So while Kansas is in the middle in the ranking of percent of population living in rural areas, agriculture is a larger component of state income than all but a few states. Still, agriculture is less than five percent of Kansas income. Policymakers should keep this in mind, although politicians may not.

Fact-checking Yes Wichita: NetApp incentives

In making the case that economic development incentives are necessary and successful in creating jobs, a Wichita campaign overlooks the really big picture.

In November Wichita voters will decide whether to approve a sales tax of one cent per dollar. Part of the proceeds, about 20 percent, is dedicated to economic development, specifically the creation of jobs. On its website under the heading “Most of our growth comes from within,” the “Yes Wichita” campaign presents this argument in favor of sales tax revenue for economic development:

In the past, more than 90% of our existing economic development resources have been used to support expansion of local companies. NetApp is a great example because they had new work and needed to locate 400 new jobs in one of their existing facilities. They looked at multiple locations and it came down to expanding in an existing facility in the Research Triangle or an existing facility in Wichita. Those 400 jobs came to Wichita because of our great workforce and the partnership with WSU along with a small forgivable loan. With this new system, Wichita could have invested in training the 400 new hires at WSU.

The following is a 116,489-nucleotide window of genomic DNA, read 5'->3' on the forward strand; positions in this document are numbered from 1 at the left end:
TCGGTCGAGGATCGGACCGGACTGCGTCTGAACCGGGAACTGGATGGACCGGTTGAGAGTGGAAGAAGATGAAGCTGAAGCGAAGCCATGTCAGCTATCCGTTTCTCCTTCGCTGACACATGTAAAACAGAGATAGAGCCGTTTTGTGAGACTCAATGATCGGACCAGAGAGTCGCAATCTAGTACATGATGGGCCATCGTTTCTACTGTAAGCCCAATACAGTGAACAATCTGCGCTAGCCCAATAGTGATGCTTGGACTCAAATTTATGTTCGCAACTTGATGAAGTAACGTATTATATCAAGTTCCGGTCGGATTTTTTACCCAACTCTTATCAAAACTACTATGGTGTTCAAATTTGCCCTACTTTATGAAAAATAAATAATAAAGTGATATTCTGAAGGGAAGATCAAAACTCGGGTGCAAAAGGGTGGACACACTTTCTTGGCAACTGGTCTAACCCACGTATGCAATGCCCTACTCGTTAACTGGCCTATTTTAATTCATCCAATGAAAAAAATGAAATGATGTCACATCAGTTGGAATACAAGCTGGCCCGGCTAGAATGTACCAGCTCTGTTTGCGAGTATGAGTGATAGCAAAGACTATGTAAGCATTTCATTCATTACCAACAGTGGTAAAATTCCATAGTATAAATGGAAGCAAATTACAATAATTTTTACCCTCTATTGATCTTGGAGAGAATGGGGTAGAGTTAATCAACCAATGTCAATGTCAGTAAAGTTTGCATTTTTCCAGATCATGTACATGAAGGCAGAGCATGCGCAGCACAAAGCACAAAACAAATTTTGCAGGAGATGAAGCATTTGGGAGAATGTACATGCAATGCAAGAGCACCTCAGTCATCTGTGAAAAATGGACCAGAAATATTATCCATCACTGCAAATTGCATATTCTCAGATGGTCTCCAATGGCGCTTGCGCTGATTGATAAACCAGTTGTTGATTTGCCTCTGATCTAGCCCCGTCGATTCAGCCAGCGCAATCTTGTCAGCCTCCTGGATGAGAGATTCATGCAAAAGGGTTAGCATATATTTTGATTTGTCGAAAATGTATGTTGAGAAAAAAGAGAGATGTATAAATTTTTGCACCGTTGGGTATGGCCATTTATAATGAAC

VoteYesWichita website, September 4, 2014. Click for larger version.
VoteYesWichita website, September 4, 2014. Click for larger version.
Voters reading this might conclude that all that was needed to create 400 new jobs in Wichita was a “small forgivable loan,” along with things we already have (“great workforce and the partnership with WSU”). But voters might be interested in the entire picture of what NetApp received.

First, what the city and county offered to NetApp was not a forgivable loan. NetApp received, and will continue to receive, an annual grant as long as the company meets conditions. City documents explain: “Under the terms of the attached grant agreement, NetApp would be issued an annual grant payment of $312 per year during the 5-year term of the agreement for each employee in excess of 439 base employees, but in no event will the sum of all grant payments exceed $418,000.”

We won’t quibble over the difference between “grant” and “forgivable loan.” Instead, let’s take a look at the entire incentive package offered to NetApp.

Kansas Department of Commerce logoA letter to NetApp from the Kansas Department of Commerce laid out the potential benefits from the state. As detailed in the letter, the programs with potential dollar amounts are:

  • Promoting Employment Across Kansas (PEAK), up to $7,705,535
  • Kansas Industrial Training with PEAK, up to $160,800
  • sales tax savings of $6,880,000
  • personal property tax exemption, $11,913,682
  • High Performance Incentive Program (HPIP), $8,500,000